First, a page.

As the Senate and the House of Representatives neared adjournment for August, both parties in the Senate were patting themselves on the back for their presumed successes. Passed were free-trade agreements with Chile and Singapore, a supplemental appropriation to make up for depleted funds for the Federal Emergency Management Agency, the $350 billion tax-cut package, $15 billion over five years to stem the spread of AIDS in Africa, prescription drug benefits as part of a $400 billion Medicare package and an energy bill that was proposed last year when Democrats controlled the Senate.
Meanwhile, the House of Representatives has been given a boost by agreements between the Senate, House and the Administration on discretionary spending levels, capped out at $785 billion for fiscal 2004, and leaders are looking forward to wrapping up appropriations for the 13 government agencies close to the start of the new fiscal year on October 1. To that end, the House already passed four bills that include the defense ($369 billion), labor, health and human services and education departments.
However, supplemental spending bills, the traditional feeding ground for congressional pork projects by way of amendments, have a way of turning up and may present additional funding problems.
• At the same time, war, tax cuts and the flagging economy may boost this year’s budget deficit to more than $450 billion. In 2000, the Treasury boasted a $236 billion surplus and predicted that this year’s figures would reflect a fiscal reversal of some $680 billion. It is wait-and-see time as to how Congress will react to the mounting deficits.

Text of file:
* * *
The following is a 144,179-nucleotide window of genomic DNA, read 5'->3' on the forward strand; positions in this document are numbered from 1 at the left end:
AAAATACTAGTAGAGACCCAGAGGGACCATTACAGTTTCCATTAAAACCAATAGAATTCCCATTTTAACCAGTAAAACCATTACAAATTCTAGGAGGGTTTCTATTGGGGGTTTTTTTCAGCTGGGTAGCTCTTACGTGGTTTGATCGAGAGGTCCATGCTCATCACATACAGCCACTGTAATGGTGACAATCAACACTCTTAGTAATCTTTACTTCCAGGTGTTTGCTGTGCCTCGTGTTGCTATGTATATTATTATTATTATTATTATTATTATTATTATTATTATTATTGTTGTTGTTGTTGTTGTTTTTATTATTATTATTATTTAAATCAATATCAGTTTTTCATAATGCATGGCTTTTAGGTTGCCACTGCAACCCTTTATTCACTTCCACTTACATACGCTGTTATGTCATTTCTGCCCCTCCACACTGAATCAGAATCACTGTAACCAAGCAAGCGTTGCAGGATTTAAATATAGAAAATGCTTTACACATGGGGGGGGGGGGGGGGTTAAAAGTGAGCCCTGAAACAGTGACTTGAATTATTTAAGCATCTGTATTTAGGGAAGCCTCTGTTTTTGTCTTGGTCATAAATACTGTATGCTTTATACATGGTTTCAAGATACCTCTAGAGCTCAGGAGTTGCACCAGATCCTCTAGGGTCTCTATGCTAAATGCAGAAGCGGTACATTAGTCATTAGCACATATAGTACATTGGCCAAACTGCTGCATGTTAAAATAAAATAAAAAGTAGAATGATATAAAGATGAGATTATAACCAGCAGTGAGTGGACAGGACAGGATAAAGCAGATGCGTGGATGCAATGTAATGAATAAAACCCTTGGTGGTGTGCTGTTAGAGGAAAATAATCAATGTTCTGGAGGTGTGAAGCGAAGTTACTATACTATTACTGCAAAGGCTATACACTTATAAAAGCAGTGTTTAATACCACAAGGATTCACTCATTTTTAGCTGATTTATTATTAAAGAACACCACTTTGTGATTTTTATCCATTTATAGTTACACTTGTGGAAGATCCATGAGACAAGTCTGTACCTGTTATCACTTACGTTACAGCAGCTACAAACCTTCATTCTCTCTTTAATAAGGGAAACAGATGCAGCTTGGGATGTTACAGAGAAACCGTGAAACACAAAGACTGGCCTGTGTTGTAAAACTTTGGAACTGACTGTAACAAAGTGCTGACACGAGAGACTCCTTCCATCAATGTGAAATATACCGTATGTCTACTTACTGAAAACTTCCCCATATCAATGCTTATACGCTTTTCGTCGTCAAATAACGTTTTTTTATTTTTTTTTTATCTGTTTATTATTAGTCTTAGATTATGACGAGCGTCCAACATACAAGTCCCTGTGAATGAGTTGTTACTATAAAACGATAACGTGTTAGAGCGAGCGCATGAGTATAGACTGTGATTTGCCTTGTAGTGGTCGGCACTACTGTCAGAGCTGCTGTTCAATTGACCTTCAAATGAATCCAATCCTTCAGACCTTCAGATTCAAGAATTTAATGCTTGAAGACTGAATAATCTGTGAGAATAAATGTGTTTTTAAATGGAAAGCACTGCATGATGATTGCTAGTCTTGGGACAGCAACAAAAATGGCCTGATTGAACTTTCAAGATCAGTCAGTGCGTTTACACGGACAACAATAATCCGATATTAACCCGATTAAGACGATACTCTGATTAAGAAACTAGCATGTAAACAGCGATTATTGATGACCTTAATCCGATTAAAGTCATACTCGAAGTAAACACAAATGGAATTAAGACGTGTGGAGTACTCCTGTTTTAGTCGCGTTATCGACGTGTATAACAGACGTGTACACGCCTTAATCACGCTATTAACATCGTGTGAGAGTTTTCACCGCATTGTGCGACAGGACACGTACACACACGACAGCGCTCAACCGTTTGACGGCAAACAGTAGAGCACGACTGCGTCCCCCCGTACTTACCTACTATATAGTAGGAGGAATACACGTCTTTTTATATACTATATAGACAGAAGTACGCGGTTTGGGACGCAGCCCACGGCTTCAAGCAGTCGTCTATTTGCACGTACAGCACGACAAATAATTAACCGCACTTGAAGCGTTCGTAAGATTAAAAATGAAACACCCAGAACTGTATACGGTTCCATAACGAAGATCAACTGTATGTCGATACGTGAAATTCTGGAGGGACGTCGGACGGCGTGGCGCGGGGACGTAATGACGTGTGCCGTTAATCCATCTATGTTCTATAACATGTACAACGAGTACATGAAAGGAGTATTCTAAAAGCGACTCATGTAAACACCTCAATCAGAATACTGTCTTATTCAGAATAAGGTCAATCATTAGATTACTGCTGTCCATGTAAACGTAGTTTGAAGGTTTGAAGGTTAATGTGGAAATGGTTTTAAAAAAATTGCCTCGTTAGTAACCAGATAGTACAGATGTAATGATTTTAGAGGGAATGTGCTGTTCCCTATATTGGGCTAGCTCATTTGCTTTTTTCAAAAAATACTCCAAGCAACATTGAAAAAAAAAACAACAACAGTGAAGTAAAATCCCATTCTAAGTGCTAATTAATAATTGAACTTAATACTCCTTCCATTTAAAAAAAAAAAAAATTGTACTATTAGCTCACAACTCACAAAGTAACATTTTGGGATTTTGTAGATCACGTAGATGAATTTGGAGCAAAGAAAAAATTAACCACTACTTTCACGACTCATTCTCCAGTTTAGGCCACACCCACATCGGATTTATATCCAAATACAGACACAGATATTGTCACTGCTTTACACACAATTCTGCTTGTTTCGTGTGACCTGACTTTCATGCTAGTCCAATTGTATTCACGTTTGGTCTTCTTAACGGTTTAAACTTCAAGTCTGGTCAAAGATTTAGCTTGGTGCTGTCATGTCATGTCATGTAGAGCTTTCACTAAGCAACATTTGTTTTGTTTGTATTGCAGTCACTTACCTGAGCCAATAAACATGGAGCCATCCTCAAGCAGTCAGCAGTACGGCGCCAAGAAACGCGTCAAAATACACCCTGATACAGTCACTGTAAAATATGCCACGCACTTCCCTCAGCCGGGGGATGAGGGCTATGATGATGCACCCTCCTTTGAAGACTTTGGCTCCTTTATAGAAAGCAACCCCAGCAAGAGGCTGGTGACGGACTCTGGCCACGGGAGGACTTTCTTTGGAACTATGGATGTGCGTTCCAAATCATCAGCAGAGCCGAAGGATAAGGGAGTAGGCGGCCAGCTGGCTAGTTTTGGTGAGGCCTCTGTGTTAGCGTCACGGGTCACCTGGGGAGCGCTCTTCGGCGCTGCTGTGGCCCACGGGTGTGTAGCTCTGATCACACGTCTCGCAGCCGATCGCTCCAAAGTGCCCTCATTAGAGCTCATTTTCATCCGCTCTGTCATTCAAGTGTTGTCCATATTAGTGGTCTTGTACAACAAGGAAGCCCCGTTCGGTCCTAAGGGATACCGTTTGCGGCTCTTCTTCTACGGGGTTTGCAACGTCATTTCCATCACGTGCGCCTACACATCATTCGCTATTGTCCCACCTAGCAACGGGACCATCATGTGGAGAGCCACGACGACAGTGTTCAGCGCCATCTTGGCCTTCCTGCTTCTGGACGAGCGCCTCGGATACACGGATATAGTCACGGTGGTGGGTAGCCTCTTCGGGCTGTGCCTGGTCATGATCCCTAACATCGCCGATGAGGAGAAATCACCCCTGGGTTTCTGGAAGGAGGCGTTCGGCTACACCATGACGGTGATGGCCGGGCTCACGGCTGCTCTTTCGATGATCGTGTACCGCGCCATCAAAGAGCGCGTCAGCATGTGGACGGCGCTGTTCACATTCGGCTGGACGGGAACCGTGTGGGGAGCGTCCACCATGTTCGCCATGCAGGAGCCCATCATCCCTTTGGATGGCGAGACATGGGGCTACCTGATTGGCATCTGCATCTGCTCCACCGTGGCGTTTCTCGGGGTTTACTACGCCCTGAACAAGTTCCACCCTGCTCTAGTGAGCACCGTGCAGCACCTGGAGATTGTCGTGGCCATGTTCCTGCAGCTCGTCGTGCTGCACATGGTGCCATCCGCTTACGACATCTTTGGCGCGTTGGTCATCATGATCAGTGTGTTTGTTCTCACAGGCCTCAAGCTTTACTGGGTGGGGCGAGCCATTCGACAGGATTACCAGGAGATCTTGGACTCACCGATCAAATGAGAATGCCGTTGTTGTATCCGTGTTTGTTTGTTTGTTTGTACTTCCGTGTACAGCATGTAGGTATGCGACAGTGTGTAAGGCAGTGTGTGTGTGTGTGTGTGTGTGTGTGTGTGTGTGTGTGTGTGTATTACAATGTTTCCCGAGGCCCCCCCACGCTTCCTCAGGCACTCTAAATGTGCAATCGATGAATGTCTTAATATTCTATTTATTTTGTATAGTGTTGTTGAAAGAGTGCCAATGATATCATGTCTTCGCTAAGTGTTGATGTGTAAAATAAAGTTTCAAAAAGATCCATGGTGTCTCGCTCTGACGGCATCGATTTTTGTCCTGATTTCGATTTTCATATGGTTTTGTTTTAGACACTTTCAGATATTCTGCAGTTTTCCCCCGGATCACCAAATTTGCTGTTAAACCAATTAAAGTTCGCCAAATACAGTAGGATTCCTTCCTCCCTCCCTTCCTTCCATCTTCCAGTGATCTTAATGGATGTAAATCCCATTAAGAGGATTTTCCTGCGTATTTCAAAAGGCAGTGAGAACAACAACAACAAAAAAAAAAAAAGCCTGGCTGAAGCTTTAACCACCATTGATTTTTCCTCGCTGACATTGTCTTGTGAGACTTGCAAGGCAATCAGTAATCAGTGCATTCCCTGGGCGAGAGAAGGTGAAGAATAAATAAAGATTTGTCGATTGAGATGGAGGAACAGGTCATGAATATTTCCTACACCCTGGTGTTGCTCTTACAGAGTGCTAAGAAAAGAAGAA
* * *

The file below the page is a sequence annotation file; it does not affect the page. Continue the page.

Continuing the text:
• The proposed $17.2 billion deal that would allow the U.S. Air Force to lease 100 Boeing 767s for use as refueling tankers as replacements to the existing aging fleet was approved by the House Armed Services Committee, the third of four congressional committees that are reviewing the proposal. Committee chairman Duncan Hunter (R-Calif.), who included “buy American” provisions in the defense authorization bill, sought and received a concession from Boeing to buy American-made titanium. Still to come is consideration by the Senate Commerce Committee headed by Sen. John McCain (R-Ariz.), an outspoken critic of the deal who contends that the lease agreement is a waste of taxpayer money and a corporate pork gift to Boeing.
• And, speaking of pork, Sen. Ted Stevens (R-Alaska), who added some $10.5 million in “earmarked” amendments for projects in his state for 2003, was named “July Porker of the Month” by the Citizens Against Government Waste. It seems that Stevens was opposed to Senate Resolution 173, introduced by Sen. McCain, that would allow any Senator to object to an “earmark” in an appropriations bill by raising a point of order. Once that point of order is raised, the “earmark” would require 60 votes to remain in the spending bill.